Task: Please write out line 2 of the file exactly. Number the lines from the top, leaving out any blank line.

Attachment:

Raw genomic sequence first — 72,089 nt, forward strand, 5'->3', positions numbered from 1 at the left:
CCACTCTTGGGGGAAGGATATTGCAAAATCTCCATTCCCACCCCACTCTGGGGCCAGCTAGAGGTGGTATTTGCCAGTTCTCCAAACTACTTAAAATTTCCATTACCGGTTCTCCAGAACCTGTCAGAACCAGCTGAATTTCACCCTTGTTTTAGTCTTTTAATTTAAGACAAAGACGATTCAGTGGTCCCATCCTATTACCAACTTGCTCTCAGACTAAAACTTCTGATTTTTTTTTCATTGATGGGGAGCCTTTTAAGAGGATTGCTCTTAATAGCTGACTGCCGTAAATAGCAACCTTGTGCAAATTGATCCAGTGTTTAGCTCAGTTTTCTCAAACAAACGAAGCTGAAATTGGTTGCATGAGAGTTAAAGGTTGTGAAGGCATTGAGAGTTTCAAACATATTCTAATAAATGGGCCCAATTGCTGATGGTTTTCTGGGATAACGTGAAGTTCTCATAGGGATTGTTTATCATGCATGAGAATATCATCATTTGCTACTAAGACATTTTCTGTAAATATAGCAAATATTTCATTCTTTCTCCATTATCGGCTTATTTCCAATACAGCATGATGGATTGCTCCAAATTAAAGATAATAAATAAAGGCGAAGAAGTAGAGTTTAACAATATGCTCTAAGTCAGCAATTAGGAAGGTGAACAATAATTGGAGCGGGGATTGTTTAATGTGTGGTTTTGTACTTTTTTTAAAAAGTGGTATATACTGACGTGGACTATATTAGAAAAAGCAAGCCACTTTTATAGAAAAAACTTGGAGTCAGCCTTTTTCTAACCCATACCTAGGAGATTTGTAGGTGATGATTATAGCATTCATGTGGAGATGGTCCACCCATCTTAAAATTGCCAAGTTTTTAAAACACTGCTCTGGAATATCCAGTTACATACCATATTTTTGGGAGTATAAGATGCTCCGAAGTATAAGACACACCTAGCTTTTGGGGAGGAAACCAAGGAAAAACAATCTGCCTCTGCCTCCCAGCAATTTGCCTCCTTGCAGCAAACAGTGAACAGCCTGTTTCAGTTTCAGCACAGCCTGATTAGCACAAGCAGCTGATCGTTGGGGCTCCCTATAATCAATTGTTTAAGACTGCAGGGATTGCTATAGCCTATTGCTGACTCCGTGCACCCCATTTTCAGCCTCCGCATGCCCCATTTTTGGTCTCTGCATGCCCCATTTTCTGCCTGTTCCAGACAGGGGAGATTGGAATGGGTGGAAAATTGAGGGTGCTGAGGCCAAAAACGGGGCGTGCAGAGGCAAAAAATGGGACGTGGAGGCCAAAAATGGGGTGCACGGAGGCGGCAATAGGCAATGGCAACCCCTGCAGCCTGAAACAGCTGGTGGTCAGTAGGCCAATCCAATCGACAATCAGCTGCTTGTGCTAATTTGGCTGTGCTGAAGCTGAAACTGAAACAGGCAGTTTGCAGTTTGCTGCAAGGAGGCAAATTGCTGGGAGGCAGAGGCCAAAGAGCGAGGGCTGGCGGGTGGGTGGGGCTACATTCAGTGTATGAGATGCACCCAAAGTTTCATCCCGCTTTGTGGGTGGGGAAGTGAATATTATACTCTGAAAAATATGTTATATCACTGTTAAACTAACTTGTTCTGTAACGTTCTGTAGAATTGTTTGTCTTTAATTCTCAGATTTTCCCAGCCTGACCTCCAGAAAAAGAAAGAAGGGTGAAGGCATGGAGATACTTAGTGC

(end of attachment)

CCACTCTTGGGGGAAGGATATTGCAAAATCTCCATTCCCACCCCACTCTGGGGCCAGCTAGAGGTGGTATTTGCCAGTTCTCCAAACTACTTAAAATTTCCATTACCGGTTCTCCAGAACCTGTCAGAACCAGCTGAATTTCACCCTTGTTTTAGTCTTTTAATTTAAGACAAAGACGATTCAGTGGTCCCATCCTATTACCAACTTGCTCTCAGACTAAAACTTCTGATTTTTTTTTCATTGATGGGGAGCCTTTTAAGAGGATTGCTCTTAATAGCTGACTGCCGTAAATAGCAACCTTGTGCAAATTGATCCAGTGTTTAGCTCAGTTTTCTCAAACAAACGAAGCTGAAATTGGTTGCATGAGAGTTAAAGGTTGTGAAGGCATTGAGAGTTTCAAACATATTCTAATAAATGGGCCCAATTGCTGATGGTTTTCTGGGATAACGTGAAGTTCTCATAGGGATTGTTTATCATGCATGAGAATATCATCATTTGCTACTAAGACATTTTCTGTAAATATAGCAAATATTTCATTCTTTCTCCATTATCGGCTTATTTCCAATACAGCATGATGGATTGCTCCAAATTAAAGATAATAAATAAAGGCGAAGAAGTAGAGTTTAACAATATGCTCTAAGTCAGCAATTAGGAAGGTGAACAATAATTGGAGCGGGGATTGTTTAATGTGTGGTTTTGTACTTTTTTTAAAAAGTGGTATATACTGACGTGGACTATATTAGAAAAAGCAAGCCACTTTTATAGAAAAAACTTGGAGTCAGCCTTTTTCTAACCCATACCTAGGAGATTTGTAGGTGATGATTATAGCATTCATGTGGAGATGGTCCACCCATCTTAAAATTGCCAAGTTTTTAAAACACTGCTCTGGAATATCCAGTTACATACCATATTTTTGGGAGTATAAGATGCTCCGAAGTATAAGACACACCTAGCTTTTGGGGAGGAAACCAAGGAAAAACAATCTGCCTCTGCCTCCCAGCAATTTGCCTCCTTGCAGCAAACAGTGAACAGCCTGTTTCAGTTTCAGCACAGCCTGATTAGCACAAGCAGCTGATCGTTGGGGCTCCCTATAATCAATTGTTTAAGACTGCAGGGATTGCTATAGCCTATTGCTGACTCCGTGCACCCCATTTTCAGCCTCCGCATGCCCCATTTTTGGTCTCTGCATGCCCCATTTTCTGCCTGTTCCAGACAGGGGAGATTGGAATGGGTGGAAAATTGAGGGTGCTGAGGCCAAAAACGGGGCGTGCAGAGGCAAAAAATGGGACGTGGAGGCCAAAAATGGGGTGCACGGAGGCGGCAATAGGCAATGGCAACCCCTGCAGCCTGAAACAGCTGGTGGTCAGTAGGCCAATCCAATCGACAATCAGCTGCTTGTGCTAATTTGGCTGTGCTGAAGCTGAAACTGAAACAGGCAGTTTGCAGTTTGCTGCAAGGAGGCAAATTGCTGGGAGGCAGAGGCCAAAGAGCGAGGGCTGGCGGGTGGGTGGGGCTACATTCAGTGTATGAGATGCACCCAAAGTTTCATCCCGCTTTGTGGGTGGGGAAGTGAATATTATACTCTGAAAAATATGTTATATCACTGTTAAACTAACTTGTTCTGTAACGTTCTGTAGAATTGTTTGTCTTTAATTCTCAGATTTTCCCAGCCTGACCTCCAGAAAAAGAAAGAAGGGTGAAGGCATGGAGATACTTAGTGC